31 October 2015

Hebrews 10:19-25

“Let us consider how to provoke one another to love and good deeds, … encouraging one another.” (vv. 24-25)

Psalm: Psalm 119:33-48


The sting of this passage is in the tail (verse 25). Some members of the congregation were drifting away from regular attendance at meetings. The author urges everyone to arrest this decline by identifying three tasks which can only be achieved when Christians meet together in fellowship.

Worship (verses 19-22). Still using the rich Old Testament images of priests, sacrifices and the sanctuary, now reconfigured to spell out the Christian message, the author clarifies who worships in the Christian way and what worship is.

Who worships? All who have been baptized (verse 22 is a fulfilment of Ezekiel 36:25-26). That is: people who have come to faith; and, demonstrating their sincerity ("a true heart" (v. 22)), have been inwardly cleansed of a guilty conscience by God's free forgiveness and outwardly washed with pure water.

What is worship? A deliberate and confident approach to the ultimate mystery of holiness (pioneered by Jesus and now an open and "living" (v. 20) way for the baptized) with the expectation of enjoying immediate communion with God. It is a sharing with the angels and the exalted Christ in the praise of heaven.

Confession of the Christian hope (verse 23). Rich and wonderful may be the "new" (v. 22) life of worship, freedom and grace to which faith gives access, but God has even greater joy in store. God's promises are utterly trustworthy. Quite when that is to be delivered, no one knows (Mark 13:32). But surely it would be soon? Was that not the natural corollary of Jesus' majestic achievement on the cross? ("You see the Day approaching" (v. 25)).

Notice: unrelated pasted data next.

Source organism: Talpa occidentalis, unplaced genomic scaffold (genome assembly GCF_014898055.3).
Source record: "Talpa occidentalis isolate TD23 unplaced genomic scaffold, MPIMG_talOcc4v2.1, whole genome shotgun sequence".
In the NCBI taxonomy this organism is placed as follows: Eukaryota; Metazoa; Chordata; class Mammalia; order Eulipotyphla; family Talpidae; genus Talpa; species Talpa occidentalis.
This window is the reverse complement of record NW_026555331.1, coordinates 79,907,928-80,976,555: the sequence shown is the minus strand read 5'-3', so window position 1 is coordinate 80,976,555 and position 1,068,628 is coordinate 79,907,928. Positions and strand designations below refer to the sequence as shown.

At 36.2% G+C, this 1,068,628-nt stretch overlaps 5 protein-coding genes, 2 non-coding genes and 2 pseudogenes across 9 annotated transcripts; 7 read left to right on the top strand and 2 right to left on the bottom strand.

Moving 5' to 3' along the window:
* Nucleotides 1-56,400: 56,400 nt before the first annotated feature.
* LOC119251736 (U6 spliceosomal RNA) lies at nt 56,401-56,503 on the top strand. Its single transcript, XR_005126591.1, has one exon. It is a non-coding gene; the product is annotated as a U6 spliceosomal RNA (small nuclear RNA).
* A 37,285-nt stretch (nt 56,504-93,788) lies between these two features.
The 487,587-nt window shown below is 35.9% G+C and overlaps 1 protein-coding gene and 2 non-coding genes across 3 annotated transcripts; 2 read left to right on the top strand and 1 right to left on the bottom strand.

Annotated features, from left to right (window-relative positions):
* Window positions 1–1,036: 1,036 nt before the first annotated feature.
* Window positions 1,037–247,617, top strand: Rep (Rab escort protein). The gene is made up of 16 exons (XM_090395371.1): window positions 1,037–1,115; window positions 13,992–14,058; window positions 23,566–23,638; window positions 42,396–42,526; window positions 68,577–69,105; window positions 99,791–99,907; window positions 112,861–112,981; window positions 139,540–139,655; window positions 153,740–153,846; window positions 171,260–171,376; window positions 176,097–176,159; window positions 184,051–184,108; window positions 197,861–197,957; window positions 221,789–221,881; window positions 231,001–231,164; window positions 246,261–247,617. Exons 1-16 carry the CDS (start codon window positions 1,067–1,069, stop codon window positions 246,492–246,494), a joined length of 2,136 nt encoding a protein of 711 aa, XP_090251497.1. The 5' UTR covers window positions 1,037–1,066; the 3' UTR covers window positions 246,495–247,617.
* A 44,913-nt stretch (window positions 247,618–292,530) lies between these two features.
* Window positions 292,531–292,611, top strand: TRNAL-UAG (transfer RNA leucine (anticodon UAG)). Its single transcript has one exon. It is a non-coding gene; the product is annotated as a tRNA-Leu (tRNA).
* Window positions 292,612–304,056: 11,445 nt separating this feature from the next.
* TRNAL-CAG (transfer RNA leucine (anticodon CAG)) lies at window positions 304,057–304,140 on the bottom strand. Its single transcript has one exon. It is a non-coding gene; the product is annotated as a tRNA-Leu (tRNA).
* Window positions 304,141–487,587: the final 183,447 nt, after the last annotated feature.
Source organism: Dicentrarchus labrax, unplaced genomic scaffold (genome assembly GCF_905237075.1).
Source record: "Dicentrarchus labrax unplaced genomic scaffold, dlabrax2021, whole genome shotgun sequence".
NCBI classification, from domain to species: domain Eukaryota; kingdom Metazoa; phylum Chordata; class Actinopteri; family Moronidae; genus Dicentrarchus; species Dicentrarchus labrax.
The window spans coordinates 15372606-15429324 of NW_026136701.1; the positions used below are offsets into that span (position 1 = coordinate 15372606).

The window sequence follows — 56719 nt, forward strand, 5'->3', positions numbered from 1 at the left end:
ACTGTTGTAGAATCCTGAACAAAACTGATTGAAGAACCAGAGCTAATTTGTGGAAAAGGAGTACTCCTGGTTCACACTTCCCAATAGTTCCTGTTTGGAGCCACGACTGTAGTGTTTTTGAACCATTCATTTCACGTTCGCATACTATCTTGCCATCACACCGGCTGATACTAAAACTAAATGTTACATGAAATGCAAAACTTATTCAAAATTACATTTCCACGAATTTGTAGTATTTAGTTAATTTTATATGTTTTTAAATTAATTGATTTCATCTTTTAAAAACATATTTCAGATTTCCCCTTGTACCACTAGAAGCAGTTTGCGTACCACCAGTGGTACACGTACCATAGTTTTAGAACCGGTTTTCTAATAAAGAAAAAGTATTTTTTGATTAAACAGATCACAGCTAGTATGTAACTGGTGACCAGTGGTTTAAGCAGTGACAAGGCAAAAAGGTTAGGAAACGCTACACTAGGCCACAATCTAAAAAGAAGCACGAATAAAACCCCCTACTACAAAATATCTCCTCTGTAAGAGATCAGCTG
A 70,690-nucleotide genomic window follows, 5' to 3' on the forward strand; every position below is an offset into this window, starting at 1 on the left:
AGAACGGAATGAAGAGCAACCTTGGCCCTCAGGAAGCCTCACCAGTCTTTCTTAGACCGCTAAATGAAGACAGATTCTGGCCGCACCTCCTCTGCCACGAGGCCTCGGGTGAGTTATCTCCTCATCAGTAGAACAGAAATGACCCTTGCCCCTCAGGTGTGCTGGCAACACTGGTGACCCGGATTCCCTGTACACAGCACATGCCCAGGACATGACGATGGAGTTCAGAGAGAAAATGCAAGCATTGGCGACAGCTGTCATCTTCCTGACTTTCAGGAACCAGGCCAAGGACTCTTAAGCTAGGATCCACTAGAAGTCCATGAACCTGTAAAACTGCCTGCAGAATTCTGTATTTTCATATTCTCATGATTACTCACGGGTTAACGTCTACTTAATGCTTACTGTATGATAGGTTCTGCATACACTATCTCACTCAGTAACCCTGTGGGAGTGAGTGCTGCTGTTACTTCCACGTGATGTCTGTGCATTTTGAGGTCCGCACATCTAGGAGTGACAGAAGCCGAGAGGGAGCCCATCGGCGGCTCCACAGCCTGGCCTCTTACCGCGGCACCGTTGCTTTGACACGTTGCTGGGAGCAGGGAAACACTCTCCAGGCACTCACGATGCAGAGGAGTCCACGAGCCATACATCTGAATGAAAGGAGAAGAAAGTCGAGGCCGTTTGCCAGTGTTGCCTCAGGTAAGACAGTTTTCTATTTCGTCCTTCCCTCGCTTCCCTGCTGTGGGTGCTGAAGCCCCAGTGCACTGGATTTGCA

Provoking one another to love and good deeds (verse 24). In fellowship Christians stimulate one another, stir up one another and support one another in the practice of the Christian life, within the congregation and in society at large.

To Ponder

  • Reflect on your experience of Christian fellowship - what do you consider to be its strengths and weaknesses?
  • How attentive is your congregation at noticing when regular worshippers miss a service? What response is best made to absenteeism?
  • Many perceive a Church where, overall, the number of worshippers is declining and their average age increasing as being profoundly demoralised. What in your judgement can best kindle Christian hope?

Bible notes author

The Revd David Deeks

The Revd David Deeks is a retired Methodist minister. He has always focused on theology and spirituality as practical themes.